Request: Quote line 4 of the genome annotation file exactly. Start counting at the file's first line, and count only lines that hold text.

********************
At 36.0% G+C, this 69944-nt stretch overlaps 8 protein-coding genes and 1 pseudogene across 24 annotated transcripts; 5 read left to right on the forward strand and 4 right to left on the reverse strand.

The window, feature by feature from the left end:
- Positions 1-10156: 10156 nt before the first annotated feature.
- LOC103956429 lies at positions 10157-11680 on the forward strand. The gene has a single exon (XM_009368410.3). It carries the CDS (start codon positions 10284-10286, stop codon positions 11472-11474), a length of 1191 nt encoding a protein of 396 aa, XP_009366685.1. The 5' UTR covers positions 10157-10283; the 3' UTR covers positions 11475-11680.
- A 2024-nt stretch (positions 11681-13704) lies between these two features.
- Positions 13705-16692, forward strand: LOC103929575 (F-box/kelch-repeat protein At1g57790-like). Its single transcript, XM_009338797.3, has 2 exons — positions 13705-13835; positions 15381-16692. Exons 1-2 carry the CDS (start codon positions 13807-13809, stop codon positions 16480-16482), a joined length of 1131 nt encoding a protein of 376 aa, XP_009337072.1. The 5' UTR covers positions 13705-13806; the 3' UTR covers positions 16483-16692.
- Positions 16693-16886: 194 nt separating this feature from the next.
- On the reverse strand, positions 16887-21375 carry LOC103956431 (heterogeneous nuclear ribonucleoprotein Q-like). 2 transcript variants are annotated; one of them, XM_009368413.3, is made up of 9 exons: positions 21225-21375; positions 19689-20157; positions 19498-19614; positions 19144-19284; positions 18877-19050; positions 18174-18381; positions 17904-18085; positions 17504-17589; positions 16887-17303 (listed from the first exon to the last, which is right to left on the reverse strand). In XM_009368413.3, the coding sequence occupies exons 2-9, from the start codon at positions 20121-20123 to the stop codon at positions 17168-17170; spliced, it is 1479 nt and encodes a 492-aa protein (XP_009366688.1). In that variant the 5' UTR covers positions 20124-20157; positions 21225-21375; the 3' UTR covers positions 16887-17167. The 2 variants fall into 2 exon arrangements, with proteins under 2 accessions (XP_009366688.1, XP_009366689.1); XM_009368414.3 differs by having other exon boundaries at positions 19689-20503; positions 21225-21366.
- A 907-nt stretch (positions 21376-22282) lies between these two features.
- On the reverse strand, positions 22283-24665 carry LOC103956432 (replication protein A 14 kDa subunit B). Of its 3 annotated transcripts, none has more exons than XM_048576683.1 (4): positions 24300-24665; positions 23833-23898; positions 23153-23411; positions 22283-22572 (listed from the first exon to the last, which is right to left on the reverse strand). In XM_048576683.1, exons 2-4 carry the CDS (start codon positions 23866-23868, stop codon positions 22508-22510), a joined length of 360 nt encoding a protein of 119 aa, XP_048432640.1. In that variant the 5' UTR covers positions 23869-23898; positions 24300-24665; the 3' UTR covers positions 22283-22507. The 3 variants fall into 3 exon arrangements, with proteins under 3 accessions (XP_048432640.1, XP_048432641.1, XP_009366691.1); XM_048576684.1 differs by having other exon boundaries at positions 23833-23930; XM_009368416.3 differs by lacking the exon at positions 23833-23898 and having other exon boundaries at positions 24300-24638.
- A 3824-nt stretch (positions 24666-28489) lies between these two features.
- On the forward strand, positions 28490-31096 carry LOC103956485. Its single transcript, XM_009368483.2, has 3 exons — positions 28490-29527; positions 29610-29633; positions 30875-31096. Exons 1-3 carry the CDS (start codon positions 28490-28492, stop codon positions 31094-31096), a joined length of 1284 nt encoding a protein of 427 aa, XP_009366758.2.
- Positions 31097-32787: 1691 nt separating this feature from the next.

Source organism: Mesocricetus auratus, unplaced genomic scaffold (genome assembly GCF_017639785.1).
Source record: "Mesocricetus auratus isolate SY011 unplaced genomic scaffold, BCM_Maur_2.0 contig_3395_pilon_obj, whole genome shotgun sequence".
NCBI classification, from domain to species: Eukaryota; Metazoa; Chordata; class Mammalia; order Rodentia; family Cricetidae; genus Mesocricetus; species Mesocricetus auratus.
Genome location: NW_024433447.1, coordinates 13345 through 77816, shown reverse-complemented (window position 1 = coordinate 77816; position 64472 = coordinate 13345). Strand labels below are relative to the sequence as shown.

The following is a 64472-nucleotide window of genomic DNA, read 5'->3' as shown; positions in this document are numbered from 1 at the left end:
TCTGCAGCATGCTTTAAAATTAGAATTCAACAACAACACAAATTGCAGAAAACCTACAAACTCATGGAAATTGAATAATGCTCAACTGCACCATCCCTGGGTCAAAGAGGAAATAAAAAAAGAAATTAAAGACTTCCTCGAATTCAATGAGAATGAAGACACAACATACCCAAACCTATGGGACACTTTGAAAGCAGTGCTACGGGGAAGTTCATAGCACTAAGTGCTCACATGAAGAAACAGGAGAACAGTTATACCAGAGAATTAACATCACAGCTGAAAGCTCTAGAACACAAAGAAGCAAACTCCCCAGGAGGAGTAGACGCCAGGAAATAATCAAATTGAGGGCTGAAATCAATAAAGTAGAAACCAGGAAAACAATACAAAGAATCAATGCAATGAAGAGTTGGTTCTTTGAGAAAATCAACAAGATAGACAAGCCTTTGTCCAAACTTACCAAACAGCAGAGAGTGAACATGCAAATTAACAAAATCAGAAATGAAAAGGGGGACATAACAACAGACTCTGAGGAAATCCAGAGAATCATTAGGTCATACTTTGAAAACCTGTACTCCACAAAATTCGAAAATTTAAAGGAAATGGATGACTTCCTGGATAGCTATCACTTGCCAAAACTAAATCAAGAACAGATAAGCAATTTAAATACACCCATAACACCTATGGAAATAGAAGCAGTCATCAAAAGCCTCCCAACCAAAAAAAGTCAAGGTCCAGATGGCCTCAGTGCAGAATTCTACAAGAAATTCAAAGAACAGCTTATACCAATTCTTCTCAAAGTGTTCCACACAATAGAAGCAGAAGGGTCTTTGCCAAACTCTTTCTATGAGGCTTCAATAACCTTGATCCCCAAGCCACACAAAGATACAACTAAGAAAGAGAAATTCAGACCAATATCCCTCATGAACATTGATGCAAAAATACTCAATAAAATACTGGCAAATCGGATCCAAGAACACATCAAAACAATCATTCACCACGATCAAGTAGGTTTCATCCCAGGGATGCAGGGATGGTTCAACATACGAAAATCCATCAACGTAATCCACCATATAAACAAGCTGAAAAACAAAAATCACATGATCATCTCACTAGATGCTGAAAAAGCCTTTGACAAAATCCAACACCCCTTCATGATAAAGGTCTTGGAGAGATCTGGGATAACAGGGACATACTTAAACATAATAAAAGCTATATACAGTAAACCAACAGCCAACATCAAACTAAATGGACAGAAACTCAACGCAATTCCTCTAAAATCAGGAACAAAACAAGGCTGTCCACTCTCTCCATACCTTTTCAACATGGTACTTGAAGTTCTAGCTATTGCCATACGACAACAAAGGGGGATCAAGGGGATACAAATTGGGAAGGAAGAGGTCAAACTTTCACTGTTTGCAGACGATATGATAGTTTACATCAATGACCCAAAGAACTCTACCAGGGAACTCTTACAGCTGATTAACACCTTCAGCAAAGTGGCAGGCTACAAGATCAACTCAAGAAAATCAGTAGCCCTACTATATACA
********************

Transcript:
- LOC103956429 lies at positions 10157-11680 on the forward strand. The gene has a single exon (XM_009368410.3). It carries the CDS (start codon positions 10284-10286, stop codon positions 11472-11474), a length of 1191 nt encoding a protein of 396 aa, XP_009366685.1. The 5' UTR covers positions 10157-10283; the 3' UTR covers positions 11475-11680.